The Planning Stage
The planning we do before developing a product includes research, definition of the problem and the scope of the solution. But no matter how confident we are in our vision of what needs to be done, we must align it with the management & relevant stake holders. Everyone has their own opinion and making tradeoffs is hard — we need to compromise on certain things and decide which ones to tackle first.
So how do you know you’re not leaving out important features out of your scope, in favour of momentary whims?
This heuristic refers to our tendency of judging the magnitude of an event based on the ease with which it comes to mind.
When prioritising features and deciding what are the most important ones to do, we’re likely to prefer things that come easily to mind. Things we hear about recently and frequently (“frecently”).
For example, if there’s a feature a user asked for in the past week and was also mentioned to you by a colleague, you might think it’s something you should include because “everyone are asking for it”. But in fact, it‘s the availability bias that makes it seem like so. We need to overcome this assumption and rely on data to make the right decisions.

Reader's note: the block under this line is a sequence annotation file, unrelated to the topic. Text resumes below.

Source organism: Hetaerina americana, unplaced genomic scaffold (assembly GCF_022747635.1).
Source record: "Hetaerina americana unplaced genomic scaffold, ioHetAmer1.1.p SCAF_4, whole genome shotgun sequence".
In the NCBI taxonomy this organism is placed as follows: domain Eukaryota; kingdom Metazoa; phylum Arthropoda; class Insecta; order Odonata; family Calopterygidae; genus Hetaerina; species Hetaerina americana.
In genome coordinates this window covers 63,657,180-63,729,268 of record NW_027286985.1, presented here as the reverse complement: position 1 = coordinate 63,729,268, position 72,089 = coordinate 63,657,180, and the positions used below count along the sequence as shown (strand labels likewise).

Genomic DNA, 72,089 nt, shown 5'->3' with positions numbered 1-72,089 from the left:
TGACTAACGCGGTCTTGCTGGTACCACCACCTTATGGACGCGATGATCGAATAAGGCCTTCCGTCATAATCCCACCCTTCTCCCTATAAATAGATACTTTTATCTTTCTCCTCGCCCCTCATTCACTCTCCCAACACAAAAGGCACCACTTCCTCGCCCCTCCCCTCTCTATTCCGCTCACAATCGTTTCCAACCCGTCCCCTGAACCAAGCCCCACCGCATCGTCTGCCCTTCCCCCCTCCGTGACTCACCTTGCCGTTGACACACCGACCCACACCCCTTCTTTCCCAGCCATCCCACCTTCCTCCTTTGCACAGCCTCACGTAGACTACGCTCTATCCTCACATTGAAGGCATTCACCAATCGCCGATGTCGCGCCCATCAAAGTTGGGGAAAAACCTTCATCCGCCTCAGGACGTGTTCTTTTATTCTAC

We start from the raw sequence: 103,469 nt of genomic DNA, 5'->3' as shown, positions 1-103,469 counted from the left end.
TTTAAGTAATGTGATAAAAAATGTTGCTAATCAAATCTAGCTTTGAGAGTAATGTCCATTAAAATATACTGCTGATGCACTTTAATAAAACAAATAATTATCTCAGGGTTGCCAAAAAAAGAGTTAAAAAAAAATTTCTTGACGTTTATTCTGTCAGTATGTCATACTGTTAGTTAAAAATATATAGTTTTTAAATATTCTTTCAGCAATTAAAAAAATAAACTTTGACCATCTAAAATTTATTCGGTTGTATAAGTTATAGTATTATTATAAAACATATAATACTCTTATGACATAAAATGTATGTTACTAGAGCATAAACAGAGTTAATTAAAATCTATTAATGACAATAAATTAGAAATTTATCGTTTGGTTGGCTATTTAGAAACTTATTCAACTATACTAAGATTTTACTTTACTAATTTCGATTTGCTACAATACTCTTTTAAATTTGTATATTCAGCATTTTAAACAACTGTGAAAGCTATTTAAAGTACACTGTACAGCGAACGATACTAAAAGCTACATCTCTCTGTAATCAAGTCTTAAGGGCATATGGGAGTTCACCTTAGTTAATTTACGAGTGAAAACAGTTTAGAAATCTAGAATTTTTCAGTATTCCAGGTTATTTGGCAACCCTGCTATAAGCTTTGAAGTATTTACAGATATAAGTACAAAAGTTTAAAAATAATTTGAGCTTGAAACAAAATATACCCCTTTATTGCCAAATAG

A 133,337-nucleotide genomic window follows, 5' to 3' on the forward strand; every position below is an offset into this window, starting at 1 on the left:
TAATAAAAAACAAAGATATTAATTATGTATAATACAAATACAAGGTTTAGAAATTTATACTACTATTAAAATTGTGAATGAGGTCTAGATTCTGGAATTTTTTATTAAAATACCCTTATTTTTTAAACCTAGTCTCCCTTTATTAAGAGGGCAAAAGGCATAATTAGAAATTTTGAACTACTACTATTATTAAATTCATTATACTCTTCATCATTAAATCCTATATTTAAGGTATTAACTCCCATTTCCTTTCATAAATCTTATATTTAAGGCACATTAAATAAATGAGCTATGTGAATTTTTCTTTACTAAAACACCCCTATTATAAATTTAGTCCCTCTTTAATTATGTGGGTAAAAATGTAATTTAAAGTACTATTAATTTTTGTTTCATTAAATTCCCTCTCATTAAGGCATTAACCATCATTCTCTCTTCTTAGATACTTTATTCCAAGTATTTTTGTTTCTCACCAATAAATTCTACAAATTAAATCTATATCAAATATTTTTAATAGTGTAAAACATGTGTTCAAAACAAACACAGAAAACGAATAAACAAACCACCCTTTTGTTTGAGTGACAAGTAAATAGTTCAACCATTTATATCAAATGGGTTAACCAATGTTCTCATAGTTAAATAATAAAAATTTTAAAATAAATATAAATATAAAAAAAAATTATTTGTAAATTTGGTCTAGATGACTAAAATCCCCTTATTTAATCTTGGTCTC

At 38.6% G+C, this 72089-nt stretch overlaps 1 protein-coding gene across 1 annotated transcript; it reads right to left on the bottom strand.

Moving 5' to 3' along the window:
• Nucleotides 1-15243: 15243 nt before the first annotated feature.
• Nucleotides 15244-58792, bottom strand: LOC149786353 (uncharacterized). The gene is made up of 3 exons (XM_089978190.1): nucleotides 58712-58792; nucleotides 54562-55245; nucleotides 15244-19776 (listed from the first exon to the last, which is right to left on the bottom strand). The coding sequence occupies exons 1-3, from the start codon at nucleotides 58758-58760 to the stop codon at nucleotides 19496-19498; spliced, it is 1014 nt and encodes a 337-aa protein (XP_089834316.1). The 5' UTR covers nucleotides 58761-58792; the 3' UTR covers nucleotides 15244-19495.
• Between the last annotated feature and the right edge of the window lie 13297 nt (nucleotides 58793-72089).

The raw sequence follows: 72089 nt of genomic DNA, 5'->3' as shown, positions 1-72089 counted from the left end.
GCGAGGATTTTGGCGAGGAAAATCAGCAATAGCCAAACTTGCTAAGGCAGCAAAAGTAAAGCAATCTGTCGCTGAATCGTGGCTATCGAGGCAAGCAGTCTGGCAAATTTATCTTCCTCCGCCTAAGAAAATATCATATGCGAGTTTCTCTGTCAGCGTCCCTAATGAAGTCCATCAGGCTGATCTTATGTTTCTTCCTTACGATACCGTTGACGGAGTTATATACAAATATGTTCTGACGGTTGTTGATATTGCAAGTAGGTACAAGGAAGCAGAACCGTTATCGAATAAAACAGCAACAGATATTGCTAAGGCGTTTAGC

The affect heuristic is a type of mental shortcut in which people make automatic decisions while influenced by their current emotional state.
Sometime, emotions can cloud our judgment and influence our decisions. This may happen when we are under stress and don’t have time to consider risks vs benefits so we trust our “gut feeling”. We might think a feature’s cost is low and the benefit is high just because we like it. When this happens, we tend to overlook relevant information and act only upon how this feature “makes us feel”.
It’s important to maintain an objective point of view backed up by research and data with clear pros and cons when making decisions.
This bias causes us to believe that we are at a lesser risk of experiencing a negative event compared to others.
This causes us to underestimate the costs and the duration of a project we are about to start, failing to take unexpected things that might happen into account. Personally, I can’t remember when a project I was part of went exactly according to plan.
This can also be reflected in a decision to release an unfinished or bad product, hoping your users “will adapt” and use it anyway.